I agree, with you, that the Beaumont version is bad but that was never the one I was talking about.

16 hours ago, Nagini's Neville said:

And what makes Sandor worse, then the Disney version and the original? At least he didn't imprison her, held her hostage against her will through emotional blackmail by threatening her father's life. How is that redeemable ever? And how did he redeem himself? Though keep asking if she'd marry him nicely?

Sandor stalks her and creeps on her, holding a knife to her throat, taunts her, makes fun of her. That's not the original Beast, at all. Again I think we're talking about two different versions of the story.

16 hours ago, Nagini's Neville said:

As horrible as the Hound is he did give Sansa a lot of tips, helped her, saved her and Arya's lives and in the end he didn't take her with him when it was clear, that wasn't what she wanted. Not that he deserves a medal for that or anything.

Yeah, he really doesn't. He was in her room with the intent to rape her. A creepy older dude, lying drunk in her bed, who later says he should have "fucked her bloody." "He could have raped her but he didn't" is the same defense people make for Tyrion.

16 hours ago, Nagini's Neville said:

I don't think he is weirded out. He thought it was a good idea to make Sansa think she kissed sandor after all. I think he has a plan with this dynamic ( not necessarily romantically though) and he didn't like, that people caught on to it and gave it so much attention. I think he expected it to fly more under ppl's radar and for them not to care. Also Sandor was not supposed to be perceived attractive, I guess.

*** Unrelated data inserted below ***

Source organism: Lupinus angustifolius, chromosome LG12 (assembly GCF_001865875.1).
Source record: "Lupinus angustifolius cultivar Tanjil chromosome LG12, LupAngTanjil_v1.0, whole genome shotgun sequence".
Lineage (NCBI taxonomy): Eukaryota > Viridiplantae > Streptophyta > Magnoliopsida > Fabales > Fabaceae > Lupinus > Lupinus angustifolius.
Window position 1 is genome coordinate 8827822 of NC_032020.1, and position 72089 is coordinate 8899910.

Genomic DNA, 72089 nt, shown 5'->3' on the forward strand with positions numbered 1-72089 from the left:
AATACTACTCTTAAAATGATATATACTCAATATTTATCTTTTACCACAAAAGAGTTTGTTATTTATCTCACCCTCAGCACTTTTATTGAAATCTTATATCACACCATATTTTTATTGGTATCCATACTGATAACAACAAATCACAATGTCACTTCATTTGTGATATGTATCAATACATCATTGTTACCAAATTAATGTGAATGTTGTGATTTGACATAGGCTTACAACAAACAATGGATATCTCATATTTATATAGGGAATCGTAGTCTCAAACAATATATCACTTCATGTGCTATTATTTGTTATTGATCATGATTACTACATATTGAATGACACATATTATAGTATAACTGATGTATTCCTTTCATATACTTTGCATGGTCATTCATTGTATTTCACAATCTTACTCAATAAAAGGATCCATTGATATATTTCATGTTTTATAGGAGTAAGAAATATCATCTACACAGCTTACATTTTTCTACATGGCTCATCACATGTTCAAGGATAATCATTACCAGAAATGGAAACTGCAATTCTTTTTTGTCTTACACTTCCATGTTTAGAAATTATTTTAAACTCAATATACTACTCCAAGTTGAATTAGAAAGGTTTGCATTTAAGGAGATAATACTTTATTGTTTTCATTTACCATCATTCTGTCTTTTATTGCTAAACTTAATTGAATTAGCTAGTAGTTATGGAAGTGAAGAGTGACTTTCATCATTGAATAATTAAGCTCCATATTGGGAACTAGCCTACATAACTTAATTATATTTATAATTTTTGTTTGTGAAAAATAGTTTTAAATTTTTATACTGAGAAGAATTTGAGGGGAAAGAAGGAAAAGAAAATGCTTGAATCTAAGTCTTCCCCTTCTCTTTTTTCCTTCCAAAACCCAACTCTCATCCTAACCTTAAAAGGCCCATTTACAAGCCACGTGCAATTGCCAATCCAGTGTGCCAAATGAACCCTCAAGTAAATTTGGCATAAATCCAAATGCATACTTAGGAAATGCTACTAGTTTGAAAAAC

Yeah, I think he was a bit weirded out by the people who thought Sandor was a romantic figure. Maybe also how people shipped a girl with a much older man. And also how he's sad that there's all this focus on a brute; meanwhile no one ships Sam with anyone (based on that comment on his blog).

The truth is he isn't using any tropes in relationships. He isn't even subverting them, in some cases. It's just, what would realistically happen if these two very different people interacted. There wouldn't be romance in reality. Sansa would romanticize it but that's not any proof because Sansa does that with everyone, especially the more traumatic/dark situations.

Edited by Rose of Red Lake

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Sansa has taken on the role of a bastard, so her attitudes may change.

Its hard to take someone named Harry the Heir, seriously:)!